Syrian refugee family arrives in Whitehorse

Yukon’s first family of Syrian refugees has arrived in Whitehorse, after months of planning and fundraising by local volunteers.

Yukon’s first family of Syrian refugees has arrived in Whitehorse, after months of planning and fundraising by local volunteers.

The Aarafat family was greeted at Whitehorse airport on Saturday evening by volunteers from Yukon Cares, its local sponsor. Health Minister Mike Nixon, Kwanlin Dun Councillor Sean Smith and deputy mayor Roslyn Woodcock were also present. Yukon MP Larry Bagnell accompanied the family from Vancouver to Whitehorse.

The family has 11 members – parents Hussein and Fatima and their nine children, who range in age from 16 months to 21 years.

“It was very special,” said Raquel de Queiroz, who started Yukon Cares in September. “I am relieved that everything went well and that they’re here. And also very happy. I feel like it was the same labour as having a baby – but without the pain.”

De Queiroz said the public wasn’t informed of the arrival ahead of time because she didn’t want the family to be too overwhelmed by a big crowd at the airport.

The family had been staying in Lebanon before coming to Canada. They flew first to Montreal, where they spent three days before leaving for Whitehorse.

Since their arrival, they’ve moved into the house that Yukon Cares had furnished for them. They’ve spent a lot of time resting, de Queiroz said, “because they were just absolutely exhausted.”

They’ve also been going through the clothes donated to Yukon Cares and building a wardrobe for the nine children.

De Queiroz said the next priorities are to help them get their vaccinations and other medical and dental care.

“And we are going to focus on getting them enrolled in English training as soon as possible,” she said.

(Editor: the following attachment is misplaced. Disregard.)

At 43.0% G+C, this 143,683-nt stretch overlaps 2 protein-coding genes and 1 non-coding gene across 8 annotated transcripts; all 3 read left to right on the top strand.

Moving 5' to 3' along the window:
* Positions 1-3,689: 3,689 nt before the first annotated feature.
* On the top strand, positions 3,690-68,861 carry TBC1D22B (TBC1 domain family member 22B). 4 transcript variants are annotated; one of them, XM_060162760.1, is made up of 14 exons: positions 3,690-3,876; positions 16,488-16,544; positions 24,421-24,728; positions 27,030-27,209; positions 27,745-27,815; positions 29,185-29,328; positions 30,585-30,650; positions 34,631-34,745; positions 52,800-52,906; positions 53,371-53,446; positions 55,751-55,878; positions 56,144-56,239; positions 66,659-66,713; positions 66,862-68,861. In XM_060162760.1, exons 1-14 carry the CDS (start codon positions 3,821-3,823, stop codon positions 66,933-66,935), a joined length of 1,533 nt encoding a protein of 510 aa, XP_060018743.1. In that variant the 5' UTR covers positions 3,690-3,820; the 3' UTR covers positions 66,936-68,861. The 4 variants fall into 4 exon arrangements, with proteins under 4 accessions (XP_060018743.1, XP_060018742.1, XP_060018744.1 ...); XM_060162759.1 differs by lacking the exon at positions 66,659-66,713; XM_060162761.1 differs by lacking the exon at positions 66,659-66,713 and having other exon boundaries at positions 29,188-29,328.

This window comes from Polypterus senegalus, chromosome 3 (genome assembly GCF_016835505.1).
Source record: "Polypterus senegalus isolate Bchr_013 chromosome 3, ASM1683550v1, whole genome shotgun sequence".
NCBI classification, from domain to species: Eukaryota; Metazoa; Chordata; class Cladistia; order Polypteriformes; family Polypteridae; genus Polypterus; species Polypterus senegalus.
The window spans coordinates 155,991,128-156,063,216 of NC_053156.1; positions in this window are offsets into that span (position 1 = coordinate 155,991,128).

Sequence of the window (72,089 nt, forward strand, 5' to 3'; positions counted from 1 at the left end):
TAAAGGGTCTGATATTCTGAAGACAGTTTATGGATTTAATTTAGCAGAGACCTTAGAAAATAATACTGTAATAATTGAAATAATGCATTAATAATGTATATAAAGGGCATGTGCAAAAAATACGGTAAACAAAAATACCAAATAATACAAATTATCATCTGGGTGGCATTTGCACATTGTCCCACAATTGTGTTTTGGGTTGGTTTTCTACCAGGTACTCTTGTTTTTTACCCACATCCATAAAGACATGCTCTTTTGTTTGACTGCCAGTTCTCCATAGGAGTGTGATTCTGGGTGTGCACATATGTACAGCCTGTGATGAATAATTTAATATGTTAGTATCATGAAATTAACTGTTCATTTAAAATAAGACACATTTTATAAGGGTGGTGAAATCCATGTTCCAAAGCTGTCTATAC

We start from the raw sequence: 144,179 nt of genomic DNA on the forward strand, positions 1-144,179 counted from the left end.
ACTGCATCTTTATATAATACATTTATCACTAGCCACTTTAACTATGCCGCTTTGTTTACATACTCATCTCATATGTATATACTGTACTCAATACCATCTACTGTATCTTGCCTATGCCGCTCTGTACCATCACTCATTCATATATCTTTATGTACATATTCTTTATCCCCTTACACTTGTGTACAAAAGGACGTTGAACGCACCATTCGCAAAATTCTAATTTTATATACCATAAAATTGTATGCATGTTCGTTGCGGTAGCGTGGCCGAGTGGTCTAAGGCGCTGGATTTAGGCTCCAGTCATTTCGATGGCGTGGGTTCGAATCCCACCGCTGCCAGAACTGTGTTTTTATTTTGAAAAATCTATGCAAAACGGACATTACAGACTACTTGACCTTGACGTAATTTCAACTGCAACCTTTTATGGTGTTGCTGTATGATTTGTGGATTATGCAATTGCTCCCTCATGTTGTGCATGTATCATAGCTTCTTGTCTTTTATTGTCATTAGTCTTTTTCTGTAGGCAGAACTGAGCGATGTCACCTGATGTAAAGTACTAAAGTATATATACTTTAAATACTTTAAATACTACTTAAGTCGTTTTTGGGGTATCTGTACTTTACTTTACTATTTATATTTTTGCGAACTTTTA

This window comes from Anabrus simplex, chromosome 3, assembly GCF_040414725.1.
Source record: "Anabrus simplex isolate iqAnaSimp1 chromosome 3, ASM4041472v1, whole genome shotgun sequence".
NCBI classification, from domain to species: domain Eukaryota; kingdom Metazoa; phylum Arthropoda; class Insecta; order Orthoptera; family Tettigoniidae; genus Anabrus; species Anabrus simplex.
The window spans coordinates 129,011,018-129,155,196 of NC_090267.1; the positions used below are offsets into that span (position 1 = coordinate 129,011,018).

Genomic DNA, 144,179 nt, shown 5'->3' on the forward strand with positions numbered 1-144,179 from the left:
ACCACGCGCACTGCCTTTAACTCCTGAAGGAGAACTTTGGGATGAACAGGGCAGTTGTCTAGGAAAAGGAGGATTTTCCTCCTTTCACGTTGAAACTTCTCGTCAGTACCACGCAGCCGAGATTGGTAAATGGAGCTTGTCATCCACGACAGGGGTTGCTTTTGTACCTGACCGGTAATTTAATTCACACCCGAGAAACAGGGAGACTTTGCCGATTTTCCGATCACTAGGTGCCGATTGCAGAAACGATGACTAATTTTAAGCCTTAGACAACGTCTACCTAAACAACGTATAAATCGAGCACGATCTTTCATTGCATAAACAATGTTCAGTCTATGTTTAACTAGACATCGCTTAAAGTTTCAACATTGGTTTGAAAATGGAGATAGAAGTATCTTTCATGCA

The Aarafat family speaks very little English, though de Queiroz said a few family members can read and write some English.

The children haven’t had any education for a few years, so it may take some time before they’re all ready to go back to school.

But de Queiroz said the two oldest boys, aged 19 and 21, are very anxious to finish high school. One of them wants to become a pharmacist, she said.

And as for the family’s first thoughts about Whitehorse: “They commented on how long the night was,” de Queiroz joked, adding that the volunteers will have to teach the children how to build snowmen.

She said the family has also been asking how to thank the community for its generosity.

Aside from helping with basic needs, Yukon Cares also plans to take the family out for activities, to help them get to know the community.

“Our translator, Ehab (Alhag Hissen), is also very active in the soccer community,” de Queiroz said, so he may get the children involved as well. 

Yukon Cares is still collecting donations, as the group hopes to bring a second Syrian family to Whitehorse. In fact, Hussein Aarafat has a brother still in Lebanon, and Yukon Cares may try and reunite the extended family.

Meanwhile, a second volunteer group at the Riverdale Baptist Church hopes to bring a third refugee family to Whitehorse within the next few months.

Donations to Yukon Cares can be made at www.gofundme.com/3k3babf5 or by sending a cheque to the Whitehorse Diocese. The group can be followed at www.facebook.com/groups/yukon.cares.

Contact Maura Forrest at

maura.forrest@yukon-news.com

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